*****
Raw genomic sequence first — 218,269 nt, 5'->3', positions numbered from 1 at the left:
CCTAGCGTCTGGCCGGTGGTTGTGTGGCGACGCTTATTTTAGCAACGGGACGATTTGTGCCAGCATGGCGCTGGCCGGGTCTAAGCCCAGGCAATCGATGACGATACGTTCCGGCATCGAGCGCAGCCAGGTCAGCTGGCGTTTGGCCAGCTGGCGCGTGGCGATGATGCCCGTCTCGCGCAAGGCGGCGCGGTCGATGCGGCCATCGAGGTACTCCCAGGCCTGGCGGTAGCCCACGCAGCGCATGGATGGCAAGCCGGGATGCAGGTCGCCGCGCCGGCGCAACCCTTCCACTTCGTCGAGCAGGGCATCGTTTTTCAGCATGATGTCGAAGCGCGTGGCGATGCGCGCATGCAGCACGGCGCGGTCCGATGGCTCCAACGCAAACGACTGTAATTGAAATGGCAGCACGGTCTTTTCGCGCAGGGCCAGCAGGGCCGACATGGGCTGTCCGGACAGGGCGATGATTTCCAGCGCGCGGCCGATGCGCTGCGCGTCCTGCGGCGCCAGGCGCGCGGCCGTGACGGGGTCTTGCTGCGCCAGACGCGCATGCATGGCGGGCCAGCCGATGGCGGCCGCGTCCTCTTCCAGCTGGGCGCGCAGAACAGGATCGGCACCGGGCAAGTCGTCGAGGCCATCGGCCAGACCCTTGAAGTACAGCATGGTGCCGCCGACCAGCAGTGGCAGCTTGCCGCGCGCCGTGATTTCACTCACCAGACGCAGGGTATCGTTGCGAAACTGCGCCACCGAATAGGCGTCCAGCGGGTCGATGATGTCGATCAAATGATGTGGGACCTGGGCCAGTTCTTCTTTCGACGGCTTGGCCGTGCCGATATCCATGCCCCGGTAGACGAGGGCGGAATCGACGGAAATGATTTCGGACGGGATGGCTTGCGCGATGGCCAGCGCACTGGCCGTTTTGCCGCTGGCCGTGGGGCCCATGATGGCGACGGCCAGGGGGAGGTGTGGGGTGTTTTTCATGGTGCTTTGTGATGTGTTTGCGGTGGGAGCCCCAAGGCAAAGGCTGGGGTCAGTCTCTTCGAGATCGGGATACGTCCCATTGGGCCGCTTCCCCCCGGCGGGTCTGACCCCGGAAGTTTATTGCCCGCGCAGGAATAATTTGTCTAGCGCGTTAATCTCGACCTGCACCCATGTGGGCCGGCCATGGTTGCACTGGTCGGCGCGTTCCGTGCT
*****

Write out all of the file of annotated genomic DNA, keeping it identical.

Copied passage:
Raw genomic sequence first — 218,269 nt, 5'->3', positions numbered from 1 at the left:
CCTAGCGTCTGGCCGGTGGTTGTGTGGCGACGCTTATTTTAGCAACGGGACGATTTGTGCCAGCATGGCGCTGGCCGGGTCTAAGCCCAGGCAATCGATGACGATACGTTCCGGCATCGAGCGCAGCCAGGTCAGCTGGCGTTTGGCCAGCTGGCGCGTGGCGATGATGCCCGTCTCGCGCAAGGCGGCGCGGTCGATGCGGCCATCGAGGTACTCCCAGGCCTGGCGGTAGCCCACGCAGCGCATGGATGGCAAGCCGGGATGCAGGTCGCCGCGCCGGCGCAACCCTTCCACTTCGTCGAGCAGGGCATCGTTTTTCAGCATGATGTCGAAGCGCGTGGCGATGCGCGCATGCAGCACGGCGCGGTCCGATGGCTCCAACGCAAACGACTGTAATTGAAATGGCAGCACGGTCTTTTCGCGCAGGGCCAGCAGGGCCGACATGGGCTGTCCGGACAGGGCGATGATTTCCAGCGCGCGGCCGATGCGCTGCGCGTCCTGCGGCGCCAGGCGCGCGGCCGTGACGGGGTCTTGCTGCGCCAGACGCGCATGCATGGCGGGCCAGCCGATGGCGGCCGCGTCCTCTTCCAGCTGGGCGCGCAGAACAGGATCGGCACCGGGCAAGTCGTCGAGGCCATCGGCCAGACCCTTGAAGTACAGCATGGTGCCGCCGACCAGCAGTGGCAGCTTGCCGCGCGCCGTGATTTCACTCACCAGACGCAGGGTATCGTTGCGAAACTGCGCCACCGAATAGGCGTCCAGCGGGTCGATGATGTCGATCAAATGATGTGGGACCTGGGCCAGTTCTTCTTTCGACGGCTTGGCCGTGCCGATATCCATGCCCCGGTAGACGAGGGCGGAATCGACGGAAATGATTTCGGACGGGATGGCTTGCGCGATGGCCAGCGCACTGGCCGTTTTGCCGCTGGCCGTGGGGCCCATGATGGCGACGGCCAGGGGGAGGTGTGGGGTGTTTTTCATGGTGCTTTGTGATGTGTTTGCGGTGGGAGCCCCAAGGCAAAGGCTGGGGTCAGTCTCTTCGAGATCGGGATACGTCCCATTGGGCCGCTTCCCCCCGGCGGGTCTGACCCCGGAAGTTTATTGCCCGCGCAGGAATAATTTGTCTAGCGCGTTAATCTCGACCTGCACCCATGTGGGCCGGCCATGGTTGCACTGGTCGGCGCGTTCCGTGCT